The Federative Republic of Brazil is simultaneously South America’s largest country (by both population and geographical size) as well as one of its most diverse and fascinating. It is filled to the brim with intriguing people, plants and animals as well as liberal doses of history, religion, culture and sporting greatness.
The most densely populated parts of Brazil are in the south-central regions, which include major urban conglomerates like Sao Paulo and Rio de Janeiro.
Because of the rapid growth experienced by this country in terms of urban development, industrialisation and population at the beginning of the 21st century, Brazil is facing a number of social, environmental and political challenges.
Classic view of iconic sidewalk pattern, palm trees, and bright blue sky at Ipanema Beach, Rio de Janeiro, Brazil.
However, it is also because of this growth that it is doing so well in terms of its economy. In fact, it is one of the world’s largest and most significant economies. It is also the only Portuguese-speaking country in both North and South America.
This Portuguese heritage dates back to the 1700’s, when Brazil was first colonised by this European nation. During its rich and complex history, slavery was a major part of the Brazilian heritage, although this was never formally recorded in the annals of history. Slaves were brought to the country across the Pacific Ocean from Africa. Therefore, there is also a large proportion of Brazilian inhabitants that have an African heritage.
Others of European and Asian descent immigrated to Brazil in the 19th century. These ones were mainly from Japan, Poland, Spain, Italy and Germany. Therefore, this country is now a melting pot of ethnic and cultural diversity. Despite such diversity, Brazil maintains strong national pride and religious devotion. The vast majority, approximately 75%, of the population is Roman Catholic, while the rest are largely Christian or subscribe to the various African-based beliefs.
Brazil enjoys an extensive coastline that measures almost 7 500 kilometres (or more than 4 600 miles). Its other borders are made up of Venezuela, Guyana, Suriname, French Guiana, Colombia, Bolivia, Peru, Argentina, Paraguay and Uruguay. In fact, Ecuador and Chile are the only South American countries with which Brazil does not share its borders.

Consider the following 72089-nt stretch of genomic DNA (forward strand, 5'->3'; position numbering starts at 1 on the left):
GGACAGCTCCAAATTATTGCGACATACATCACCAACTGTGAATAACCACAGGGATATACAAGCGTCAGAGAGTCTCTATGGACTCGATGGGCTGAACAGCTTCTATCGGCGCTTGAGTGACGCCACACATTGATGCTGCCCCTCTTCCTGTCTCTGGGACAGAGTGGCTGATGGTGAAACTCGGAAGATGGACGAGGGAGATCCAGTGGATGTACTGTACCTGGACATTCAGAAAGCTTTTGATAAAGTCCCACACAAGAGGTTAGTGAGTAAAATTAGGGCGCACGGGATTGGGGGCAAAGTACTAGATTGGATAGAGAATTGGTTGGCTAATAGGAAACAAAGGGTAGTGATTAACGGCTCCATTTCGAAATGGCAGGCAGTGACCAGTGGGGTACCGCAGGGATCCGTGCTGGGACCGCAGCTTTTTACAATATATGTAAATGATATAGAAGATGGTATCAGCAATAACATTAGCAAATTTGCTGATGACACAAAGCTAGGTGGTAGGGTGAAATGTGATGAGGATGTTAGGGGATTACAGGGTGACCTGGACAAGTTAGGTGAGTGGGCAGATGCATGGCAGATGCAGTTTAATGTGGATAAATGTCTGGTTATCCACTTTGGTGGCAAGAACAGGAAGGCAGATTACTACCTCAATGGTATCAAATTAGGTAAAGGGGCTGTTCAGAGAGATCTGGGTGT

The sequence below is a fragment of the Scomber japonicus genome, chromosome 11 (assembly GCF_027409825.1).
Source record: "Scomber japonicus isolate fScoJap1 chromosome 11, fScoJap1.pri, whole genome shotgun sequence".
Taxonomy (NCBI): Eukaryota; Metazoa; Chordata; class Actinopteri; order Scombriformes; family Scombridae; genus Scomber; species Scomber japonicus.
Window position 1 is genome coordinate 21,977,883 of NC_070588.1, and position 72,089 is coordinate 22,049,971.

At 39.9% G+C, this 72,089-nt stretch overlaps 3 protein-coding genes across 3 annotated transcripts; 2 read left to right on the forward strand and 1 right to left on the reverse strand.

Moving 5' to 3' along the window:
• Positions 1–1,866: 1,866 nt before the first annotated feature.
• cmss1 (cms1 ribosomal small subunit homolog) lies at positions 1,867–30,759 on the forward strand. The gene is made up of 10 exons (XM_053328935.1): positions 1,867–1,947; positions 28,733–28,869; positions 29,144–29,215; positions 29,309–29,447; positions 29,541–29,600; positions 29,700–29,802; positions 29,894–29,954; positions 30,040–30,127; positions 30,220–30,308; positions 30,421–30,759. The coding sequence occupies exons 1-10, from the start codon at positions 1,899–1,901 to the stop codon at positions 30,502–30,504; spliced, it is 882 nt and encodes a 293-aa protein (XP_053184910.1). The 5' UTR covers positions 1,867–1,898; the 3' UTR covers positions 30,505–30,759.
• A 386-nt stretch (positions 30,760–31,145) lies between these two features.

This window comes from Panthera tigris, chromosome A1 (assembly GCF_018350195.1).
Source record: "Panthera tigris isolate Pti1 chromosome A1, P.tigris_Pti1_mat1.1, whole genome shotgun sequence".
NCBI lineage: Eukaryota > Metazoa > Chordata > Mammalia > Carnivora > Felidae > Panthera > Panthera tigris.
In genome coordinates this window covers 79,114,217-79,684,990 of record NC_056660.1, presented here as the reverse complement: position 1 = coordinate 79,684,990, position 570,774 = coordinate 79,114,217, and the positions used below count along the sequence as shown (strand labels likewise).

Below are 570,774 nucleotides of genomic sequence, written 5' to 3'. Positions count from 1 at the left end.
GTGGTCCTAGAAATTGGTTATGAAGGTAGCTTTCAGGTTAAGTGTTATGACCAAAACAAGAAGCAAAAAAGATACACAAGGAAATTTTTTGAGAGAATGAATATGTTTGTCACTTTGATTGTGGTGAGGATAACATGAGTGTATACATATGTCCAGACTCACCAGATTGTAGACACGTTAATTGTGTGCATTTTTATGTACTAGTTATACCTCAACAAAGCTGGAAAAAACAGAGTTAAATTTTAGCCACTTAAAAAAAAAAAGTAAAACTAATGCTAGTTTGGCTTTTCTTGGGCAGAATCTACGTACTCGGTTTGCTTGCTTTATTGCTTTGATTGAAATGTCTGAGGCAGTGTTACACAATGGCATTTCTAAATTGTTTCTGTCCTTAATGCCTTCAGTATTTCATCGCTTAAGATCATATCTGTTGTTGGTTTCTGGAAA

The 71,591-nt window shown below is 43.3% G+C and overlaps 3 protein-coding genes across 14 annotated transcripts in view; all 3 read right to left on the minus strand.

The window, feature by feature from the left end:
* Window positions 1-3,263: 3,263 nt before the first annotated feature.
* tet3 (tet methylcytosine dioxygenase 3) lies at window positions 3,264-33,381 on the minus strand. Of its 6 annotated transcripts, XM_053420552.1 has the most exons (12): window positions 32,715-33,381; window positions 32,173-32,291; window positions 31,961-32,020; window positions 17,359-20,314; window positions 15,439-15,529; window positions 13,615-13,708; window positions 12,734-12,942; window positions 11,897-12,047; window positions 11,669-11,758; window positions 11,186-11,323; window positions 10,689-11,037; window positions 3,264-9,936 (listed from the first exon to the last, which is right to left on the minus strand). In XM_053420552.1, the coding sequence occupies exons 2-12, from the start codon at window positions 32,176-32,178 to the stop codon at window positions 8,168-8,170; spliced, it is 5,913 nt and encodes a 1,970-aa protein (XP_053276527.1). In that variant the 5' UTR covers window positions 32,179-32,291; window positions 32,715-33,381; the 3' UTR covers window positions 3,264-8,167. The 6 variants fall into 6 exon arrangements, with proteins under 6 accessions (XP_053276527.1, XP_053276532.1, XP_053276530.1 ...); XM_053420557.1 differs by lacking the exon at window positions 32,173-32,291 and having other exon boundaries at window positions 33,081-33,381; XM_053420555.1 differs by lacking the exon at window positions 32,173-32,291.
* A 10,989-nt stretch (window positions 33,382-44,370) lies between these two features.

Brazil enjoys an extensive coastline that measures almost 7 500 kilometres (or more than 4 600 miles). Its other borders are made up of Venezuela, Guyana, Suriname, French Guiana, Colombia, Bolivia, Peru, Argentina, Paraguay and Uruguay. In fact, Ecuador and Chile are the only South American countries with which Brazil does not share its borders
There are various groups of islands that also belong to Brazil, such as Saint Peter, Trindade and Fernando de Noronha, amongst others. Its entire area measures exactly 8 514 876.599 square kilometres or 3 287 612 square miles.
Apart from being geographically large, Brazil is also naturally diverse. It comprises dense rain forests and jungles, expanses of coastline, towering mountains, oceanic archipelagos (or clusters of islands), rivers, scrublands and rolling plains. Because of such a variation in habitats available to plants and animals, Brazil boasts a rich array of fauna and flora.
Copon Building, "S" shape, a landmark in the center of São Paulo city, Brazil.
In fact, scientists estimate that this South American country is home to about four million different species. Particularly extensive are this country’s populations of birds and amphibians.
In terms of the local culture, Brazil continues to be influenced by the traditions and customs of the Portuguese. This is evident in the architecture, music, literature, cuisine, dance, religion and theatre of the country.
Being home to the Amazon Rainforest, many other such natural wonders, cultural attractions and historical remnants makes Brazil a fascinating tourist destination and home. As the Host Country for the 2016 Summer Olympics, it is guaranteed an influx of travellers and football fans from around the world.
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